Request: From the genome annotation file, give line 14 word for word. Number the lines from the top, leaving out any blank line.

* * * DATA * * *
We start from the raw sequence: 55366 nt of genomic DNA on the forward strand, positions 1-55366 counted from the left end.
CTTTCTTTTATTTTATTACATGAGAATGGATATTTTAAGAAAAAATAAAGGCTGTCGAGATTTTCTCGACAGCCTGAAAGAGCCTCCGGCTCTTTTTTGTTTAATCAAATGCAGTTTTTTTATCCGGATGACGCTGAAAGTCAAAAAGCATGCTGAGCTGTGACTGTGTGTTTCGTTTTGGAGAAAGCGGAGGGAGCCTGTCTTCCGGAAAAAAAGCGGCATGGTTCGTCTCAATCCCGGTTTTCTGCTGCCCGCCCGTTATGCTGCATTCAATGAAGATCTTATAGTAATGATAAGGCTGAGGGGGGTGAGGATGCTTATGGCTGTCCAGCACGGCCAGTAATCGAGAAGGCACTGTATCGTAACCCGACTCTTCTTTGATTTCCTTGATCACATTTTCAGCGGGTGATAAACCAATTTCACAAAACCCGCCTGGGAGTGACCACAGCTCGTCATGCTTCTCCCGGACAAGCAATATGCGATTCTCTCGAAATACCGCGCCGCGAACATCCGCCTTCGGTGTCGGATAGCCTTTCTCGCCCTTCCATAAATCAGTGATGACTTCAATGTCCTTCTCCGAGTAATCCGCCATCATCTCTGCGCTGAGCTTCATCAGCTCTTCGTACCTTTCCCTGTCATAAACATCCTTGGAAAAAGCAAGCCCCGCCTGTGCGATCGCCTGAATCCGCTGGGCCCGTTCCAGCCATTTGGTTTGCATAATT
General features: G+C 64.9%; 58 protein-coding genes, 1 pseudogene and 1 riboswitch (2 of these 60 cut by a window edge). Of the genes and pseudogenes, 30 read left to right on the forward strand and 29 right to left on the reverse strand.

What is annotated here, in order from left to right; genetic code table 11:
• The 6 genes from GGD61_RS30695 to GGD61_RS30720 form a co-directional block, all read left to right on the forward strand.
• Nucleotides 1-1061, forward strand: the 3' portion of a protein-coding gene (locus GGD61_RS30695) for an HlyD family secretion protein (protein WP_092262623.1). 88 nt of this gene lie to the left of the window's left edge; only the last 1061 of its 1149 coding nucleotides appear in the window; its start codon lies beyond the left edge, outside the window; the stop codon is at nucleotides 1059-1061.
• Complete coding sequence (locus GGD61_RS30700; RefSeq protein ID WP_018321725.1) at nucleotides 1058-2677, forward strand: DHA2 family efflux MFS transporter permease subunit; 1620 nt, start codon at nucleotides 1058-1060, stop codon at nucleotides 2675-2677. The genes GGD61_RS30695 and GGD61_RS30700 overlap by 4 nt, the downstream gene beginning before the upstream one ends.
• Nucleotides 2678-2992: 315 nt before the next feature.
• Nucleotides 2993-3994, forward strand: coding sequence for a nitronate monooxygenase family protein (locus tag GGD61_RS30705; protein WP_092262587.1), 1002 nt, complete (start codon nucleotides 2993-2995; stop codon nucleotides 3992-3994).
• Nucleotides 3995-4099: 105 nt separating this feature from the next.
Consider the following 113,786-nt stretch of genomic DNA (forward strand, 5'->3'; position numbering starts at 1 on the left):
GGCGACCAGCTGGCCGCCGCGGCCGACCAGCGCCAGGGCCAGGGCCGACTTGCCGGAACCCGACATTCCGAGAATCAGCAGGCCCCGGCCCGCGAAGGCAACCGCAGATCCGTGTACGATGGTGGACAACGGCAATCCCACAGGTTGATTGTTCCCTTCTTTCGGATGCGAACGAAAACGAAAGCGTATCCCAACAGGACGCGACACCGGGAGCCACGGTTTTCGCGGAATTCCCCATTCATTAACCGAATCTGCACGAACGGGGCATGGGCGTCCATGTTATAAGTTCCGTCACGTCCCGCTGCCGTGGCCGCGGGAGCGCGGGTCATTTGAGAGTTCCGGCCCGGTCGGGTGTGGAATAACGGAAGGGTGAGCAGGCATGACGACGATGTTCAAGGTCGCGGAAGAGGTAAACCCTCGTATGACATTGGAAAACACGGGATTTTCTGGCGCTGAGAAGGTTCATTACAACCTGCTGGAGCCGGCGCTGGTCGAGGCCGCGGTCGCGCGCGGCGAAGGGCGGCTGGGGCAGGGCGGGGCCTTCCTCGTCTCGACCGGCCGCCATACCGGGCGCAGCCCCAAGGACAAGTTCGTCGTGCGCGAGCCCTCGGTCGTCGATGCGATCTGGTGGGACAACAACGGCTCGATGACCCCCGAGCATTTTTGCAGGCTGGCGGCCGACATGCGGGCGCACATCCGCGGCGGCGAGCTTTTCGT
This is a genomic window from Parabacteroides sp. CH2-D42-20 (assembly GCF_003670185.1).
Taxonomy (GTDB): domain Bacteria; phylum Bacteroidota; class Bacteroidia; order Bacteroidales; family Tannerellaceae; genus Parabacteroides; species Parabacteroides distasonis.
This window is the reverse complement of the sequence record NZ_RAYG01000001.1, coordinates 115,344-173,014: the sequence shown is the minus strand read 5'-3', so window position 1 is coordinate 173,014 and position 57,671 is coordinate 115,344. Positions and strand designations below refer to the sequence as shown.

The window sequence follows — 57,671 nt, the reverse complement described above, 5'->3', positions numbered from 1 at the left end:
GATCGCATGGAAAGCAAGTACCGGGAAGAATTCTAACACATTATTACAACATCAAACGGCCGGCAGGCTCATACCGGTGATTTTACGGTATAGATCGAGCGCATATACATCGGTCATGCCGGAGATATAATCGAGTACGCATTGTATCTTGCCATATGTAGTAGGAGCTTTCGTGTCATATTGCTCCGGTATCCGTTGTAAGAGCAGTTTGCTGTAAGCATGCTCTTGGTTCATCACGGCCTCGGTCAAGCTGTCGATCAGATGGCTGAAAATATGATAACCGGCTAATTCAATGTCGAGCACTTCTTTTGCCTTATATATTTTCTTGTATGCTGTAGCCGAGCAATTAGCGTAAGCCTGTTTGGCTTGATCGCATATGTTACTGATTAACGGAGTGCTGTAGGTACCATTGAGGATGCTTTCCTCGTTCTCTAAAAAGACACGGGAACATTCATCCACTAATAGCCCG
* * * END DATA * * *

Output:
Taxonomy (GTDB): domain Bacteria; phylum Bacteroidota; class Bacteroidia; order Bacteroidales; family Tannerellaceae; genus Parabacteroides; species Parabacteroides distasonis.